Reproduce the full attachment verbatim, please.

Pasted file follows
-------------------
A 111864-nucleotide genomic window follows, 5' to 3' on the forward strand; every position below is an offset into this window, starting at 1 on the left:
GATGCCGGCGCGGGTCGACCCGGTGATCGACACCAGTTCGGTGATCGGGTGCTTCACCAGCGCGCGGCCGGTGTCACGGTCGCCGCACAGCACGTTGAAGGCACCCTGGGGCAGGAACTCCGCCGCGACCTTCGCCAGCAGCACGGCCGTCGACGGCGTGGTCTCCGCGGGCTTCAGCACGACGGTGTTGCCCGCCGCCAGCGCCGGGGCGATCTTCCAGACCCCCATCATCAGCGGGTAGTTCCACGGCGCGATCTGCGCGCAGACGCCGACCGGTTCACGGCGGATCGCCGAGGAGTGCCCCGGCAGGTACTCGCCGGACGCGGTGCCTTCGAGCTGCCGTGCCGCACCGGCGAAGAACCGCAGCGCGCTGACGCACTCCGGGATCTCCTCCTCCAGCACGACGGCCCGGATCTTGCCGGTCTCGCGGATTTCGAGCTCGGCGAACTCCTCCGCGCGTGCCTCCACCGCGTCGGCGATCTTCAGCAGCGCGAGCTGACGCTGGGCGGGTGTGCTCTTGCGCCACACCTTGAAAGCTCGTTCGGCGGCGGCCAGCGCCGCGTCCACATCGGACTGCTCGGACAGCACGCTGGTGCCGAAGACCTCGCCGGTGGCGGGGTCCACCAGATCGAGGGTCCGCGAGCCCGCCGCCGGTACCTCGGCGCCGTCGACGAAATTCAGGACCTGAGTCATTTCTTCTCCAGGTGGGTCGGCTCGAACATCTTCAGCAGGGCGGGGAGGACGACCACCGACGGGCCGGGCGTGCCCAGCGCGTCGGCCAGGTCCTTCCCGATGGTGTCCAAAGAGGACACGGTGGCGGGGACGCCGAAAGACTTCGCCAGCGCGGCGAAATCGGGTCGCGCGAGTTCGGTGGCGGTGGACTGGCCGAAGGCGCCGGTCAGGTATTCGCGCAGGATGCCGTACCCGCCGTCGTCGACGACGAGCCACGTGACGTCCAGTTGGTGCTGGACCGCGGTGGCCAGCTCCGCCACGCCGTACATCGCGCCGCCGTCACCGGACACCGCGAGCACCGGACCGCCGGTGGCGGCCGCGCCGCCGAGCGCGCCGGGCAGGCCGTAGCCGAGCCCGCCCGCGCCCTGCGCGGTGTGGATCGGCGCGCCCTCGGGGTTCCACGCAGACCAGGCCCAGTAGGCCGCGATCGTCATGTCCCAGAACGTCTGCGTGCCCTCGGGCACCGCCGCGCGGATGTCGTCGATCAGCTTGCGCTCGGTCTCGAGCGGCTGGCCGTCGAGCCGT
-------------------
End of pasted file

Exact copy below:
A 111864-nucleotide genomic window follows, 5' to 3' on the forward strand; every position below is an offset into this window, starting at 1 on the left:
GATGCCGGCGCGGGTCGACCCGGTGATCGACACCAGTTCGGTGATCGGGTGCTTCACCAGCGCGCGGCCGGTGTCACGGTCGCCGCACAGCACGTTGAAGGCACCCTGGGGCAGGAACTCCGCCGCGACCTTCGCCAGCAGCACGGCCGTCGACGGCGTGGTCTCCGCGGGCTTCAGCACGACGGTGTTGCCCGCCGCCAGCGCCGGGGCGATCTTCCAGACCCCCATCATCAGCGGGTAGTTCCACGGCGCGATCTGCGCGCAGACGCCGACCGGTTCACGGCGGATCGCCGAGGAGTGCCCCGGCAGGTACTCGCCGGACGCGGTGCCTTCGAGCTGCCGTGCCGCACCGGCGAAGAACCGCAGCGCGCTGACGCACTCCGGGATCTCCTCCTCCAGCACGACGGCCCGGATCTTGCCGGTCTCGCGGATTTCGAGCTCGGCGAACTCCTCCGCGCGTGCCTCCACCGCGTCGGCGATCTTCAGCAGCGCGAGCTGACGCTGGGCGGGTGTGCTCTTGCGCCACACCTTGAAAGCTCGTTCGGCGGCGGCCAGCGCCGCGTCCACATCGGACTGCTCGGACAGCACGCTGGTGCCGAAGACCTCGCCGGTGGCGGGGTCCACCAGATCGAGGGTCCGCGAGCCCGCCGCCGGTACCTCGGCGCCGTCGACGAAATTCAGGACCTGAGTCATTTCTTCTCCAGGTGGGTCGGCTCGAACATCTTCAGCAGGGCGGGGAGGACGACCACCGACGGGCCGGGCGTGCCCAGCGCGTCGGCCAGGTCCTTCCCGATGGTGTCCAAAGAGGACACGGTGGCGGGGACGCCGAAAGACTTCGCCAGCGCGGCGAAATCGGGTCGCGCGAGTTCGGTGGCGGTGGACTGGCCGAAGGCGCCGGTCAGGTATTCGCGCAGGATGCCGTACCCGCCGTCGTCGACGACGAGCCACGTGACGTCCAGTTGGTGCTGGACCGCGGTGGCCAGCTCCGCCACGCCGTACATCGCGCCGCCGTCACCGGACACCGCGAGCACCGGACCGCCGGTGGCGGCCGCGCCGCCGAGCGCGCCGGGCAGGCCGTAGCCGAGCCCGCCCGCGCCCTGCGCGGTGTGGATCGGCGCGCCCTCGGGGTTCCACGCAGACCAGGCCCAGTAGGCCGCGATCGTCATGTCCCAGAACGTCTGCGTGCCCTCGGGCACCGCCGCGCGGATGTCGTCGATCAGCTTGCGCTCGGTCTCGAGCGGCTGGCCGTCGAGCCGT